Most pilots I know are lazy. Writing as one who has spent most of his career flying airplanes, that’s meant to be a compliment. The lazy pilot tends to accomplish the least work necessary in order to achieve the intended goal. This usually improves workload management and provides a greater reserve of attention. However, sometimes laziness can get you into trouble, such as in determining when to intercept and track a glidepath.
When cleared for an approach with vertical guidance (ILS, LPV, etc.), it’s common for pilots to stay level until they intercept the glidepath, with the mistaken belief that the glidepath will cross at or above any stepdown fixes prior to the FAF. The alternative would be to dive-and-drive all the way to the FAF, and only then to intercept the glidepath. This method seems like it would be extra work—the bane of the lazy pilot—not to mention pointless, since you’ll cross the FAF at the same altitude using both methods.
Except that this method isn’t pointless, although it certainly can be more work. Unfortunately, it’s the only way to use a glidepath that’s guaranteed to keep your ticket in your pocket as well as keep you from hitting things.
Don’t Put Your Plates Down Yet
The final segment of an approach with vertical guidance starts at the point at which the glidepath passes through the glidepath intercept altitude, known as the precise FAF (PFAF). This point is identified on AeroNav charts by the lightning bolt symbol, and by the beginning of the feather symbol on Jeppesen charts. Even though the glidepath can be received outside of the PFAF, it effectively only exists between the PFAF and the runway.
Outside of the PFAF, stepdown fix altitudes are determined on the basis of obstacle clearance and air traffic requirements, just like every other type of approach. The glidepath angle may be considered in determining stepdown fix altitudes in the intermediate segment, leading up to the PFAF, but that isn’t required. The optimal descent gradient in the intermediate segment is actually shallower than the typical glidepath angle, which is why the glidepath often passes above intermediate segment stepdown fix altitudes. However, this shouldn’t be assumed, because it isn’t always the case.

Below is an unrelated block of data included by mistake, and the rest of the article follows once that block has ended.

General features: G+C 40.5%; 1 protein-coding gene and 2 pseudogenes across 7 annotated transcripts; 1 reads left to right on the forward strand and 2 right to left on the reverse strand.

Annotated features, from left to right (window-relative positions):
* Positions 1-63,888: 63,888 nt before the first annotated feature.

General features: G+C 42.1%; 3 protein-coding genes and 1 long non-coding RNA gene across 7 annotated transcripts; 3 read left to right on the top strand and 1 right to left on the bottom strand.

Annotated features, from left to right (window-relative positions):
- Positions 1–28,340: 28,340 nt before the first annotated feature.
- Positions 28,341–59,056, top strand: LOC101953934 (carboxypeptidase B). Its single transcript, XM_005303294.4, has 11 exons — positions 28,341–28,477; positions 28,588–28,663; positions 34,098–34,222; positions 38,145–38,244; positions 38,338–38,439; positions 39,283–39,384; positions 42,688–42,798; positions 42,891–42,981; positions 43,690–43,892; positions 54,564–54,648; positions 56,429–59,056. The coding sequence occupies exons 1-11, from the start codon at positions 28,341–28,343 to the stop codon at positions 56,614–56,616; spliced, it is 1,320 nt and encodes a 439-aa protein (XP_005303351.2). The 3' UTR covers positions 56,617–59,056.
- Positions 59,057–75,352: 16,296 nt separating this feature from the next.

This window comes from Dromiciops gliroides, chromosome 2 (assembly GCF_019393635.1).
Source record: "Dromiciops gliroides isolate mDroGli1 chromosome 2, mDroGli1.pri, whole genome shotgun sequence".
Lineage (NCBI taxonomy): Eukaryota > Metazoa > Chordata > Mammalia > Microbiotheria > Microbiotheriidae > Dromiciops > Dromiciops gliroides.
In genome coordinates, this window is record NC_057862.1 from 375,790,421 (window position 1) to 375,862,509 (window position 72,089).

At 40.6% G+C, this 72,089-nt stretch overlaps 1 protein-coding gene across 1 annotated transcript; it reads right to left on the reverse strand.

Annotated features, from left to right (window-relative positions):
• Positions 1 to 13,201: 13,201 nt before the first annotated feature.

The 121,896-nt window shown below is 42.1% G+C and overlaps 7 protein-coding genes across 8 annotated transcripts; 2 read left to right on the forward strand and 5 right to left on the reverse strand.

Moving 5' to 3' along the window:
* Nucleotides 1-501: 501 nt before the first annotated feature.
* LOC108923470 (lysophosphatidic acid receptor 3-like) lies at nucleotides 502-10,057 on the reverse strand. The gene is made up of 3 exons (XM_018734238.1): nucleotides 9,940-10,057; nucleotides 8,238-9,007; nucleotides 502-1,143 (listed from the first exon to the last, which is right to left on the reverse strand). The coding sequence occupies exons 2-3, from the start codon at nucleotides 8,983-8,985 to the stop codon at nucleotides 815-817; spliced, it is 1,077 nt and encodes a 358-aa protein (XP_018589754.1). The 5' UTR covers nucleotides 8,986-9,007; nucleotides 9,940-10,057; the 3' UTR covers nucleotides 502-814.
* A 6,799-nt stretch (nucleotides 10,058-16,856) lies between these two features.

A classic example of why this shouldn’t be assumed can be found on the ILS RWY 6 approach into Teterboro, New Jersey. This procedure features a mandatory altitude of 1,500 at DANDY, as shown by the lines above and below the altitude. If a pilot were to descend on the glidepath instead, he would cross DANDY at about 1,965 feet, certainly drawing unwanted attention from New York TRACON. This scenario plays out quite regularly with the jet jocks going into Teterboro.
Mandatory altitudes are easy to spot on approach plates. More troublesome are intermediate segment stepdown fixes that were computed using a steeper than normal descent gradient. These visually blend in with all the other minimum altitudes depicted on the procedure. On these approaches, such as the ILS RWY 4R into Chicago O’Hare, joining the glidepath early would result in crossing stepdown fixes below the charted minimum altitude.
Additionally, altimetry errors can cause aircraft following the glidepath outside of the PFAF to fail to adhere to published stepdown fix altitudes. Since aircraft altimeters are calibrated at standard temperature, any deviation from standard temperature will result in an error. In practice, nonstandard temperatures affect all aircraft equally, so all aircraft at an indicated altitude will still be on the same horizontal plane, even though the true altitude of that plane shifts with temperature.